Newt Gingrich: New 'Crossfire' Not About 'Yelling at Each Other' (Video)
The former GOP presidential hopeful and former Obama advisor Stephanie Cutter preview the CNN debate show.
Newly announced Crossfire hosts Newt Gingrich and Stephanie Cutter joined Wolf Blitzer in CNN's Situation Room to offer a preview of the political debate show revival on Wednesday. And the former Republican presidential candidate assured viewers that he wants to keep things civil when the program returns this fall.
"I think we can recreate that original Crossfire sense, that this is the place to be if you want to hear people really talk about the facts and the issues, not just about talking points and yelling at each other," Gingrich figured. He also mentioned his appearances on the earlier version of Crossfire.
"A long, long time ago I was on Crossfire a lot as a young Congressman. It was exciting, it was fact-oriented, it had very smart people as guests and people tuned in because they learned something," Gingrich said. "They didn't just learn conservative talking points or liberal talking points, they watched interesting. Smart people try to understand what America should be doing."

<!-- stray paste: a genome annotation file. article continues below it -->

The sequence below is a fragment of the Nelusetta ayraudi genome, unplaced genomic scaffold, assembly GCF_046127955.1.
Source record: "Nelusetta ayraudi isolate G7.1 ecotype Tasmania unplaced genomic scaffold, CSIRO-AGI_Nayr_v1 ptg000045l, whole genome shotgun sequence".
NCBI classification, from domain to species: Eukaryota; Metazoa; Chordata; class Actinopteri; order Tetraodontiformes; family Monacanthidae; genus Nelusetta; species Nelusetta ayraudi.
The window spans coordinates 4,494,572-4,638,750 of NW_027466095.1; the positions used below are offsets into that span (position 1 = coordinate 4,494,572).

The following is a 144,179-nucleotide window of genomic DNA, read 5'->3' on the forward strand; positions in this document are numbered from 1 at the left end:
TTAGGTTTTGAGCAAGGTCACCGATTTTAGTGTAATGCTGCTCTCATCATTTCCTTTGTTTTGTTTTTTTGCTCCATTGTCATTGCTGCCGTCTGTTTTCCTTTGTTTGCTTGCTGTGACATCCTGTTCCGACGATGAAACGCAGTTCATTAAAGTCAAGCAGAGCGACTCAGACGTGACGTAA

Crossfire, which premiered on CNN in 1982, was canceled in 2005 months after Daily Show host Jon Stewart appeared as a guest and admonished hosts Tucker Carlson and Paul Begala about what he saw as the simple promotion of right- and left-leaning talking points.
The revival of the show, set to launch this fall, will be hosted by Gingrich along with Stephanie Cutter, a deputy campaign manager for Barack Obama's re-election effort, conservative columnist S.E. Cupp and author and former Obama advisor Van Jones.
"We look forward to the opportunity to host passionate conversation from all sides of the political spectrum," said CNN President Jeff Zucker in a news release Wednesday. "Crossfire will be the forum where America holds its great debates."
When asked by Blitzer what she looked forward to about the new show, Cutter noted: "It's not talking points and it's not political jabs, it's differences of opinion and finding areas where maybe we can agree."
Watch the discussion (Crossfire talk begins at 5:40):